# Predictive Modeling of Customer Response Behavior in Direct Marketing

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## Delivery Time Models

The reply of a respondent is delivered i days after the launch of a direct marketing campaign due to the delay rate q and the delivery time d. Thus, in the geometric response model, the probability Pi that a respondent’s reply will be received on day i is

#### Equation (1-12)

where P[dj] is the probability mass function of the delivery time. In a special case in which the delivery is instant, the probability distribution becomes

#### Equation (1-13)

In such a case, we can simply have

#### Equation (1-14)

Let us consider three different probability mass functions of d with a single parameter. First, suppose that the delivery time d has a discrete uniform distribution as in Basu, Basu, and Batra (1995);

#### Equation (1-15)

where u is the upper limit of the uniform random variable. The delivery is instant if u=0. The expected value of the uniform delivery time is

#### Equation (1-16)

It follows from (1-12) and (1-15) that

#### Equation (1-17)

which can be simplified further as

#### Equation (1-18)

Second, suppose that the delivery time d has a geometric distribution:

#### Equation (1-19)

where r is a parameter, 0<r<1, to be estimated empirically. If r is close to zero, then the delivery time is negligible. The expected value of the geometric random variable is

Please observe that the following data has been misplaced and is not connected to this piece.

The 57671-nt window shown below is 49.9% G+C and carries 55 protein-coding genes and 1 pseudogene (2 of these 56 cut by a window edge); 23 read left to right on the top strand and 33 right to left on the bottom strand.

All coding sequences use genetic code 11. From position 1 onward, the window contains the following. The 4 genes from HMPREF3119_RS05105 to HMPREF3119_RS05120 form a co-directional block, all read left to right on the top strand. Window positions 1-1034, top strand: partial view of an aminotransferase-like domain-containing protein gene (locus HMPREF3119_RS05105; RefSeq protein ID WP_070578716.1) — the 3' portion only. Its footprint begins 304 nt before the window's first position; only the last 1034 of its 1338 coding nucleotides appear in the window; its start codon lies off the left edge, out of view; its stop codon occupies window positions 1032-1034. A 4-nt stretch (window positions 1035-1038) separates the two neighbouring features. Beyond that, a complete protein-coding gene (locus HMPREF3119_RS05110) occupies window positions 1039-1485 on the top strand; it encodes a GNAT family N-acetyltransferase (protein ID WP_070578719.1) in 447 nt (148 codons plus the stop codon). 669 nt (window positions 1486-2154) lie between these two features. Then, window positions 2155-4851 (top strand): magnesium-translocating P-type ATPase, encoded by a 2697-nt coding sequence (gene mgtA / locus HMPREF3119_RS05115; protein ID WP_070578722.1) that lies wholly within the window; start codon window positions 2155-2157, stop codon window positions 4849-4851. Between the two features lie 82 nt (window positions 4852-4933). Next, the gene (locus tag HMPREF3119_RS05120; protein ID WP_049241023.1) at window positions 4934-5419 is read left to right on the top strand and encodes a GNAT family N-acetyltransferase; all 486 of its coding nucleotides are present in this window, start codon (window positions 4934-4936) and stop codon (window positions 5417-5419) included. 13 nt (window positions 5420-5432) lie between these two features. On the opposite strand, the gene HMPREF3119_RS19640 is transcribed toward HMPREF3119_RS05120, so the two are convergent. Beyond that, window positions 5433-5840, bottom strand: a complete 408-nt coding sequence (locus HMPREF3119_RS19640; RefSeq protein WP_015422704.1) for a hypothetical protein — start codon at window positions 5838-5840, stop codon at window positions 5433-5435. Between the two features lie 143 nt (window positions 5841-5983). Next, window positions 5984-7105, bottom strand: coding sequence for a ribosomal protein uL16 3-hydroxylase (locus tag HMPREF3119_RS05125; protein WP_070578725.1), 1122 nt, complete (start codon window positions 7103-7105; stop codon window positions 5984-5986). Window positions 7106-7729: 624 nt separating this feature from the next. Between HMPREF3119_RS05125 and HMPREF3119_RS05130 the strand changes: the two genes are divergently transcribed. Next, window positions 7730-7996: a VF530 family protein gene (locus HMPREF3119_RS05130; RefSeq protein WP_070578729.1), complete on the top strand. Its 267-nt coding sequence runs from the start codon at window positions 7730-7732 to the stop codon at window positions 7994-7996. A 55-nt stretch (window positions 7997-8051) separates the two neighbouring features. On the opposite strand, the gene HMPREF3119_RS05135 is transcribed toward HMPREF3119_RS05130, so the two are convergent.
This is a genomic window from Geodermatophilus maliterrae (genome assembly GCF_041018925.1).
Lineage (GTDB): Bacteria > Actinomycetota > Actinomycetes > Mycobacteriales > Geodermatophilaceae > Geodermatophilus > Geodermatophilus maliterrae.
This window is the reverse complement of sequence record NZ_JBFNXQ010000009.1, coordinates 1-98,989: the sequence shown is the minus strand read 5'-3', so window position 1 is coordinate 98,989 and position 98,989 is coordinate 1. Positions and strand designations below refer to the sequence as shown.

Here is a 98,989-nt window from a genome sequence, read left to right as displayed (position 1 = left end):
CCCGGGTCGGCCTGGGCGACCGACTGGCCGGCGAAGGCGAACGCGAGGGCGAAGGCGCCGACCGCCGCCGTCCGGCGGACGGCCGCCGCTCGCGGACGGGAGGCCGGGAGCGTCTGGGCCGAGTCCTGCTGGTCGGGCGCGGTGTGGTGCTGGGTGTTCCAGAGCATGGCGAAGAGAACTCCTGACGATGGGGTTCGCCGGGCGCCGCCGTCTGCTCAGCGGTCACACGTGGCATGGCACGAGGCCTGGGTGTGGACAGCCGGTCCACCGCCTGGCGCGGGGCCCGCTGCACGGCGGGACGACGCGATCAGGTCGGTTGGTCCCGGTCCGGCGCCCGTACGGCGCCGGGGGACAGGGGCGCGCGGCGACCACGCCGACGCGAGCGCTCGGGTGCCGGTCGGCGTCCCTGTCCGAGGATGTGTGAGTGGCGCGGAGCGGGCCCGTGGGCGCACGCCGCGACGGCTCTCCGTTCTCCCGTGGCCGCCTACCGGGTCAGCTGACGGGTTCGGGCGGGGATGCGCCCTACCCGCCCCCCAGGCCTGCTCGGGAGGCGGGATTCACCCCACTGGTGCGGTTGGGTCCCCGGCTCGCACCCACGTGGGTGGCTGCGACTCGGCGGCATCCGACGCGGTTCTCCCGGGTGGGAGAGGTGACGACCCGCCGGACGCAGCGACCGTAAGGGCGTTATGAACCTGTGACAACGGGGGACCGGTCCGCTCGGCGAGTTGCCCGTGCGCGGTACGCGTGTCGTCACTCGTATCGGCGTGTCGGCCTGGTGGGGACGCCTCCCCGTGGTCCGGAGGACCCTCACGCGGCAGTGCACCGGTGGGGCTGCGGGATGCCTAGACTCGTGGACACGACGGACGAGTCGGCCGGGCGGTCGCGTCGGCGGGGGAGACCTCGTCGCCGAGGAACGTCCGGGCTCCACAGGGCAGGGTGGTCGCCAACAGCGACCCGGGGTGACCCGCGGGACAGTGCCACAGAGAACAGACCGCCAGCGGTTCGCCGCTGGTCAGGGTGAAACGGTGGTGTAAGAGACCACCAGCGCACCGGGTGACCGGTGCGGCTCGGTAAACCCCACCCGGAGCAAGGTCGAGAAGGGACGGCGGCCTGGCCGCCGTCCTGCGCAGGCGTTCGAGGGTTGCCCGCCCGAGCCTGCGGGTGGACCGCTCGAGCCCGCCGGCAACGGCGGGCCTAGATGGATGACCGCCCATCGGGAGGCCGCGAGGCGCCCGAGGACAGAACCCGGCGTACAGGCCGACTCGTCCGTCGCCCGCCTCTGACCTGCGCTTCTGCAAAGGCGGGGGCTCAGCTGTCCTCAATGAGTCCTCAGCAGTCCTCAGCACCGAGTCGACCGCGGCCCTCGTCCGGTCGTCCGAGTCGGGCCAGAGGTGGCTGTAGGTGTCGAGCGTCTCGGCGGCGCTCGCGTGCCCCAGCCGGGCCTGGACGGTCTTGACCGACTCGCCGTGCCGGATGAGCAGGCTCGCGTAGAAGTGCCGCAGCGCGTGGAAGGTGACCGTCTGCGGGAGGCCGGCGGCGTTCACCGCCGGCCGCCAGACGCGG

#### Equation (1-20)

It follows from (1-12) and (1-19) that

#### Equation (1-21)

Third, suppose that the delivery time d has a Poisson distribution:

#### Equation (1-22)

where s is a parameter, s>0, to be estimated empirically. The delivery time is negligible if s is close to 0. The average delivery time in (1-22) is

#### Equation (1-23)

With the Poisson delivery time, it follows from (1-12) and (1-22) that

#### Equation (1-24)

Figure 1.3 illustrates the three probability distributions in which the average delivery time is E[d] = 2 days. Among the three distributions, the Poisson delivery in Figure 1.3(c) appears to be the most realistic in most practical situations.

Note that we may consider other discrete probability distributions with more than one parameter. For example, the negative binomial distribution has been widely used in various consumer behavior models (Wagner and Taudes 1987) and in product inspection models (Chun and Sumichrast 2007). However, we restrict our attention to the single-parameter delivery time to have a parsimonious response model. Thus, our geometric response model has only three parameters: response rate, delay rate, and delivery time. All of the parameters have meaningful interpretations. In the next section, we compare the performance of the three delivery time models using weekly response data and propose the best one.